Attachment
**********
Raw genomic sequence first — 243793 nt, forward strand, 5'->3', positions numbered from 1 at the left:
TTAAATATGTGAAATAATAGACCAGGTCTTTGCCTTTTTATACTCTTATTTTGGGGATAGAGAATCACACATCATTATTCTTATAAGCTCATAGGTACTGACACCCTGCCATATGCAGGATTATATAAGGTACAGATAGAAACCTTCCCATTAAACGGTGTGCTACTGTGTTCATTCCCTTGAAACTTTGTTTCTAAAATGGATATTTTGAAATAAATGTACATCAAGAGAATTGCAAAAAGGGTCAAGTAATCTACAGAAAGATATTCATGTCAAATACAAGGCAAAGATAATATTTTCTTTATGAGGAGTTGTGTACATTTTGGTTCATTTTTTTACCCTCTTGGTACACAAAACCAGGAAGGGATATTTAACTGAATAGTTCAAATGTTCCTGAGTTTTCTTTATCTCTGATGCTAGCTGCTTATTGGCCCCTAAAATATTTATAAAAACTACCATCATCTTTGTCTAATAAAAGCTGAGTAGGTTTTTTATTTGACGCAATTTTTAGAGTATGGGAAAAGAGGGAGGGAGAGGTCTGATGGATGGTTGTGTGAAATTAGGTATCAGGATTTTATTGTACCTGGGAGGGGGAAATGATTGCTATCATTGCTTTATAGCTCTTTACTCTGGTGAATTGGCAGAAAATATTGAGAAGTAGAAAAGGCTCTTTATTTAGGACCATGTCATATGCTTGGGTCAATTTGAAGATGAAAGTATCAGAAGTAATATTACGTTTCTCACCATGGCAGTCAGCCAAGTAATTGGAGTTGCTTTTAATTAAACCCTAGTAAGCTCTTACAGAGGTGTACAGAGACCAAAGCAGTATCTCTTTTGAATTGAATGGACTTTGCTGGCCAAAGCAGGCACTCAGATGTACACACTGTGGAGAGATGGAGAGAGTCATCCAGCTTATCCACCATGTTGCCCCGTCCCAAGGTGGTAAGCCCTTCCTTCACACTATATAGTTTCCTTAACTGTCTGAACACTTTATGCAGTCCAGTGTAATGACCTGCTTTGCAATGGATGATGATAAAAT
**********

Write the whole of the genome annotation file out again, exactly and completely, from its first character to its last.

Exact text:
Raw genomic sequence first — 243793 nt, forward strand, 5'->3', positions numbered from 1 at the left:
TTAAATATGTGAAATAATAGACCAGGTCTTTGCCTTTTTATACTCTTATTTTGGGGATAGAGAATCACACATCATTATTCTTATAAGCTCATAGGTACTGACACCCTGCCATATGCAGGATTATATAAGGTACAGATAGAAACCTTCCCATTAAACGGTGTGCTACTGTGTTCATTCCCTTGAAACTTTGTTTCTAAAATGGATATTTTGAAATAAATGTACATCAAGAGAATTGCAAAAAGGGTCAAGTAATCTACAGAAAGATATTCATGTCAAATACAAGGCAAAGATAATATTTTCTTTATGAGGAGTTGTGTACATTTTGGTTCATTTTTTTACCCTCTTGGTACACAAAACCAGGAAGGGATATTTAACTGAATAGTTCAAATGTTCCTGAGTTTTCTTTATCTCTGATGCTAGCTGCTTATTGGCCCCTAAAATATTTATAAAAACTACCATCATCTTTGTCTAATAAAAGCTGAGTAGGTTTTTTATTTGACGCAATTTTTAGAGTATGGGAAAAGAGGGAGGGAGAGGTCTGATGGATGGTTGTGTGAAATTAGGTATCAGGATTTTATTGTACCTGGGAGGGGGAAATGATTGCTATCATTGCTTTATAGCTCTTTACTCTGGTGAATTGGCAGAAAATATTGAGAAGTAGAAAAGGCTCTTTATTTAGGACCATGTCATATGCTTGGGTCAATTTGAAGATGAAAGTATCAGAAGTAATATTACGTTTCTCACCATGGCAGTCAGCCAAGTAATTGGAGTTGCTTTTAATTAAACCCTAGTAAGCTCTTACAGAGGTGTACAGAGACCAAAGCAGTATCTCTTTTGAATTGAATGGACTTTGCTGGCCAAAGCAGGCACTCAGATGTACACACTGTGGAGAGATGGAGAGAGTCATCCAGCTTATCCACCATGTTGCCCCGTCCCAAGGTGGTAAGCCCTTCCTTCACACTATATAGTTTCCTTAACTGTCTGAACACTTTATGCAGTCCAGTGTAATGACCTGCTTTGCAATGGATGATGATAAAAT